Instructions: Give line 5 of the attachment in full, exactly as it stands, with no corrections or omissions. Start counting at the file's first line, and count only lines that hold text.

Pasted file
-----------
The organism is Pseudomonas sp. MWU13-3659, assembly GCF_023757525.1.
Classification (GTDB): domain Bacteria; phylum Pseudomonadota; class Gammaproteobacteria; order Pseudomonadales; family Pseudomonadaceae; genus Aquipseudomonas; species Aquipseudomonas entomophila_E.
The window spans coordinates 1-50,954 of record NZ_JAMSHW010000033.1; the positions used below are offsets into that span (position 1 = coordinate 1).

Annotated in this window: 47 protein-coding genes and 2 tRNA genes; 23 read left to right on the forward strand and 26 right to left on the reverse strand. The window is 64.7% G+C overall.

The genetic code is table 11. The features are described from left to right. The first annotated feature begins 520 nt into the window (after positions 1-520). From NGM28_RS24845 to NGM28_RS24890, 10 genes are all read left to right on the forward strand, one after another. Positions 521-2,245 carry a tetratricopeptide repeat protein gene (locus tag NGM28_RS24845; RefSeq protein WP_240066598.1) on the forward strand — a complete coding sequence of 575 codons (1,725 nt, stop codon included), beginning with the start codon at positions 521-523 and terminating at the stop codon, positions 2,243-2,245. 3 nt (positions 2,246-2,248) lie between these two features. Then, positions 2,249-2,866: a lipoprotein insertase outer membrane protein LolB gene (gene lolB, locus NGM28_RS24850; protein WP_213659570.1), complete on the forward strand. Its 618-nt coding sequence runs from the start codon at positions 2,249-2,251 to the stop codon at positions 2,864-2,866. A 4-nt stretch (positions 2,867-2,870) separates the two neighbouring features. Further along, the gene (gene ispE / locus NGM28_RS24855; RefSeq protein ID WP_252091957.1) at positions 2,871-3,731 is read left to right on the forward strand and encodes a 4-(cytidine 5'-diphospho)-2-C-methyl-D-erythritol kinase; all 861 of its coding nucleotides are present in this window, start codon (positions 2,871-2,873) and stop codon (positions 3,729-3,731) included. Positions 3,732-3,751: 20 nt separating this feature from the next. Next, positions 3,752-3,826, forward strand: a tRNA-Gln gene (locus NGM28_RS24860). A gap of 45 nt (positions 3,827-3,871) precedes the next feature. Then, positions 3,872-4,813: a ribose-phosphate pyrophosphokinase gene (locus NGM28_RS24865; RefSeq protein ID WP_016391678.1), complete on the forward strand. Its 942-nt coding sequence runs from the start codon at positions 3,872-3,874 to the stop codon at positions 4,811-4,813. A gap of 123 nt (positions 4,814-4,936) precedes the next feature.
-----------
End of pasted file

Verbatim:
The genetic code is table 11. The features are described from left to right. The first annotated feature begins 520 nt into the window (after positions 1-520). From NGM28_RS24845 to NGM28_RS24890, 10 genes are all read left to right on the forward strand, one after another. Positions 521-2,245 carry a tetratricopeptide repeat protein gene (locus tag NGM28_RS24845; RefSeq protein WP_240066598.1) on the forward strand — a complete coding sequence of 575 codons (1,725 nt, stop codon included), beginning with the start codon at positions 521-523 and terminating at the stop codon, positions 2,243-2,245. 3 nt (positions 2,246-2,248) lie between these two features. Then, positions 2,249-2,866: a lipoprotein insertase outer membrane protein LolB gene (gene lolB, locus NGM28_RS24850; protein WP_213659570.1), complete on the forward strand. Its 618-nt coding sequence runs from the start codon at positions 2,249-2,251 to the stop codon at positions 2,864-2,866. A 4-nt stretch (positions 2,867-2,870) separates the two neighbouring features. Further along, the gene (gene ispE / locus NGM28_RS24855; RefSeq protein ID WP_252091957.1) at positions 2,871-3,731 is read left to right on the forward strand and encodes a 4-(cytidine 5'-diphospho)-2-C-methyl-D-erythritol kinase; all 861 of its coding nucleotides are present in this window, start codon (positions 2,871-2,873) and stop codon (positions 3,729-3,731) included. Positions 3,732-3,751: 20 nt separating this feature from the next. Next, positions 3,752-3,826, forward strand: a tRNA-Gln gene (locus NGM28_RS24860). A gap of 45 nt (positions 3,827-3,871) precedes the next feature. Then, positions 3,872-4,813: a ribose-phosphate pyrophosphokinase gene (locus NGM28_RS24865; RefSeq protein ID WP_016391678.1), complete on the forward strand. Its 942-nt coding sequence runs from the start codon at positions 3,872-3,874 to the stop codon at positions 4,811-4,813. A gap of 123 nt (positions 4,814-4,936) precedes the next feature.